**36**also stores the stage speed dependence of the quantified non-linearities. For example, the amplitude and phase estimates stored by electronic processor**36**for the nonlinear coefficients can be parameterized with respect to {dot over (φ)}, in other words, the stored estimates can be indicative of A_{n}({dot over (φ)}) and ζ_{n}({dot over (φ)}). In such embodiments, electronic processor**34**determines values for the phase φ, and its instantaneous rate of change {dot over (φ)},and sends both values to electronic processor**36**as signal**22**. Electronic processor**36**then approximates {dot over (φ)}≈{dot over (φ)}′ to determine the stage speed dependence of A_{n }({dot over (φ)}) and ζ_{n }({dot over (φ)}), or alternatively, determines {dot over (φ)} from {dot over (φ)}′ in an iterative process. In other embodiments, electronic processor**36**can receive an additional input from an independent source that monitors the stage speed. In any case, electronic processor**36**uses its stored, quantified representation to determine the nonlinear contribution Ψ to the phase φ′ determined by electronic processor**34**. - [0034]Electronic processor
**36**sends the determined value for Ψ to electronic processor**38**as compensation signal**24**. Electronic process**38**then uses compensation signal**24**to remove the estimated nonlinear contributions from the measured phase φ′ and generate a compensated signal**26**indicative of the phase φ, which is directly related to the stage displacement through Equation 2. Electronic processor**36**sends the compensation signal**26**to servo controller**52**, which compares the stage displacement indicated by signal**26**to the desired stage displacement corresponding to an input control signal**29**to generate a servo signal**28**. Servo controller then sends servo signal**28**to translator**62**to correct any deviation of the translation of the stage**60**from a desired translation time course. Generally, translator**62**may also receive an additional signal (not shown) similar to input control signal**29**(which provides the desired stage translation time course) for coarsely translating stage**60**, with the interferometrically driven servo-system providing fine translation adjustment. - [0035]In other embodiments, the representation of the quantified non-linearities in electronic processor
**36**can be with respect the intensity of the interference signal rather than its phase at the heterodyne angular difference frequency ω. In such embodiments, the interferometric intensity signal measured by the detector may be expressed as: -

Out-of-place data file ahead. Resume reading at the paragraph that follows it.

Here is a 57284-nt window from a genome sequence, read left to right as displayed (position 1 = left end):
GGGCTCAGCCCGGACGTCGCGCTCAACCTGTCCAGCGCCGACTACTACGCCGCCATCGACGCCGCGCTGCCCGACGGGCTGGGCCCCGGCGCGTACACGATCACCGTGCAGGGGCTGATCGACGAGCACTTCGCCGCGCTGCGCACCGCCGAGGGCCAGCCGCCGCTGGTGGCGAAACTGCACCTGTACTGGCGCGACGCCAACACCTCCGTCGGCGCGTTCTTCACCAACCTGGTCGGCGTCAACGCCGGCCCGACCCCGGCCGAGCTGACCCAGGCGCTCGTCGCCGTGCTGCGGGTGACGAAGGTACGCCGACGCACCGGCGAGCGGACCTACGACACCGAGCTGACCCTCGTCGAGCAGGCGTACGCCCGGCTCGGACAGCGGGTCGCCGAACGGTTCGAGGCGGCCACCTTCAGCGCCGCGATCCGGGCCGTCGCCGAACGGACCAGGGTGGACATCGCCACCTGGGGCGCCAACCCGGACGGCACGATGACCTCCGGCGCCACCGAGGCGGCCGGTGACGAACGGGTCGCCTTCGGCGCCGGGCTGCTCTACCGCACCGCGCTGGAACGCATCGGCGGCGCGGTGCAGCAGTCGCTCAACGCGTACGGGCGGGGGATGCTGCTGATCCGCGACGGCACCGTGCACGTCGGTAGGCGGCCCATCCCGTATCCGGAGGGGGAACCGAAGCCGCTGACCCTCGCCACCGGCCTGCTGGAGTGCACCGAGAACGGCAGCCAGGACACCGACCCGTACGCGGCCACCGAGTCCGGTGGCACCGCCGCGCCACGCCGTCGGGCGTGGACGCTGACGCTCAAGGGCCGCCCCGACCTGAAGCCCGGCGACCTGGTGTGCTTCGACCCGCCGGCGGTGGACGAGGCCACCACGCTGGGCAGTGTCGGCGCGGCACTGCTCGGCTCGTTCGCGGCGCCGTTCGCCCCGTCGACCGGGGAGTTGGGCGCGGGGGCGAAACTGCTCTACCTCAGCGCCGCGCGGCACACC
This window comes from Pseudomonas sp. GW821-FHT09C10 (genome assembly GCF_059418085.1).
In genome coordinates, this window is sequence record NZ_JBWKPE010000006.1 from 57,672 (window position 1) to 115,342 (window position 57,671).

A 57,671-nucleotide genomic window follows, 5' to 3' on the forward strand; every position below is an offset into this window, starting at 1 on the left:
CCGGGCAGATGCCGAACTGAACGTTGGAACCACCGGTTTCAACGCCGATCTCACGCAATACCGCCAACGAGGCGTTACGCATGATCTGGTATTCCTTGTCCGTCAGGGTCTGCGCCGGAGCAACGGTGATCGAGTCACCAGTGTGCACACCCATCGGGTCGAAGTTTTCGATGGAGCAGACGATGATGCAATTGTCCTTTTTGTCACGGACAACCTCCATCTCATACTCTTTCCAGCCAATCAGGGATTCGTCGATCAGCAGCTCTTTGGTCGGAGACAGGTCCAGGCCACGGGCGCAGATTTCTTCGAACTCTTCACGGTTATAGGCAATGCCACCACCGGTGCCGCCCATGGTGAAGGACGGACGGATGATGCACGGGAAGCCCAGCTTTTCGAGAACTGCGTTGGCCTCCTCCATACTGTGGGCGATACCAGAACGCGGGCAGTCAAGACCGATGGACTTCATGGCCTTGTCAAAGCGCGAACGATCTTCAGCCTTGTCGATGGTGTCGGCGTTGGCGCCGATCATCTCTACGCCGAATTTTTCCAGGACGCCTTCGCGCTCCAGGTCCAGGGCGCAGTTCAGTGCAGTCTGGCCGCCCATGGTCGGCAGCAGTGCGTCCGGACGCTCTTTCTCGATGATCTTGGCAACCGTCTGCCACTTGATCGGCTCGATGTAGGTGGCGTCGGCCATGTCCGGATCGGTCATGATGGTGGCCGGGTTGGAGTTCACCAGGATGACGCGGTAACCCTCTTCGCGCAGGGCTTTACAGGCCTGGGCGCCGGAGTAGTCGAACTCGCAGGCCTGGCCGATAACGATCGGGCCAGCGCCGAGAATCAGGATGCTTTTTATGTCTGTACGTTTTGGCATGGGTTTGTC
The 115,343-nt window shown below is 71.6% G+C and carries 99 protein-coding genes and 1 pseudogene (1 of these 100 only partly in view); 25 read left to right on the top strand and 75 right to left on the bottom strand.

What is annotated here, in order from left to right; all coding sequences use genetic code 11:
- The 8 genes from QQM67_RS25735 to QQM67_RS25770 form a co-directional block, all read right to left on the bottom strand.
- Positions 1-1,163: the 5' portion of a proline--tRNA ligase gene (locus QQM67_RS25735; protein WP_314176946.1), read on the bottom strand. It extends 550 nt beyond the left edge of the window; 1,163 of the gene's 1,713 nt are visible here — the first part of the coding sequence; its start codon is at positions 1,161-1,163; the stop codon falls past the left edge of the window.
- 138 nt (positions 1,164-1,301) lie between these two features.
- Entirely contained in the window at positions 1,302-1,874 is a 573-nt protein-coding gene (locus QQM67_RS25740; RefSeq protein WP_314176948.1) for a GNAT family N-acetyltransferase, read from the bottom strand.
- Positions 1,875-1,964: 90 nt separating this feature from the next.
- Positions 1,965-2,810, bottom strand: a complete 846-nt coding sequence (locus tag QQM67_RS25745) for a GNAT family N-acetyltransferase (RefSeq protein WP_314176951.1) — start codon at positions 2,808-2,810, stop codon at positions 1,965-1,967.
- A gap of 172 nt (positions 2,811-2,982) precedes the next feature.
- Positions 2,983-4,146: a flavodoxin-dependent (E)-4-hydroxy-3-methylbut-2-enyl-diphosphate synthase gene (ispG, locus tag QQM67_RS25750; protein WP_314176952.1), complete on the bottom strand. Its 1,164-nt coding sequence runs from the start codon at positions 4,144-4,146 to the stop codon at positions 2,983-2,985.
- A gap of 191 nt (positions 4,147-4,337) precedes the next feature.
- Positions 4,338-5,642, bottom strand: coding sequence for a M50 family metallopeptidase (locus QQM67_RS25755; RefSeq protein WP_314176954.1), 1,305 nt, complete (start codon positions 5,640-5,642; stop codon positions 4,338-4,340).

*s*′(*t*)=*s*(*t*)+*s*_{NL}(*t*) (4) - [0036]where s′(t) is the measured intensity, s(t) is the intensity that would be measured in the absence of any non-linearities, and s
_{NL}(t) is the nonlinear contribution to the measured intensity. The non-linearities are then expressed as a sum of sinusoidal contributions, e.g.,$\begin{array}{cc}{s}_{\mathrm{NL}}\ue8a0\left(t\right)=\sum _{q}\ue89e{B}_{q}\ue89e{\left\{\sum _{u,p}\ue89e{a}_{\mathrm{up}}\ue89e\mathrm{cos}\ue8a0\left(\mathrm{u\omega}\ue89e\text{\hspace{1em}}\ue89et+\mathrm{p\varphi}+{\zeta}_{\mathrm{up}}\right)\right\}}^{q}& \left(5\right)\end{array}$ - [0037]where p=1,2,3 . . . and fractional values, u=0 or 1, and q=1,2,3 . . . , and where the “q” index is associated with non-linearity in detector
**32**. Thus, in such embodiments, electronic processor**36**can, for example, store the amplitude and phase coefficients for at least one or some of the nonlinear terms in Equation (5) and, where appropriate, their stage speed dependence. - [0038]Furthermore, in such embodiments, electronic processor
**34**can determine φ′ from s′(t) and send s′(t), φ′, and {dot over (φ)}′ to electronic processor**36**and s′(t) to electronic processor**38**as signal**22**. Electronic processor**36**then determines an estimate for s_{NL}(t) based on the stored, quantified non-linearities and sends that estimate to electronic processor**38**as signal**24**. In turn, electronic processor**38**removes the nonlinear contribution s_{NL}(t) from the measured intensity the measured intensity s′(t) to provide a compensated estimate for s(t), determines the phase φ, which is directly related to the stage displacement through Equation 2, and generates compensated signal**26**indicative of the phase. Electronic processor**38**sends the compensation signal**26**to servo controller**52**, as in the first embodiment. - [0039]In any of these embodiments, the quantified representation of non-linearities stored by electronic processor
**36**can be determined by any of the methods described in the U.S. patents and applications incorporated herein by reference above. They can also be determined through another method described below. - [0040]Applicant has recognized that non-linear contributions in signal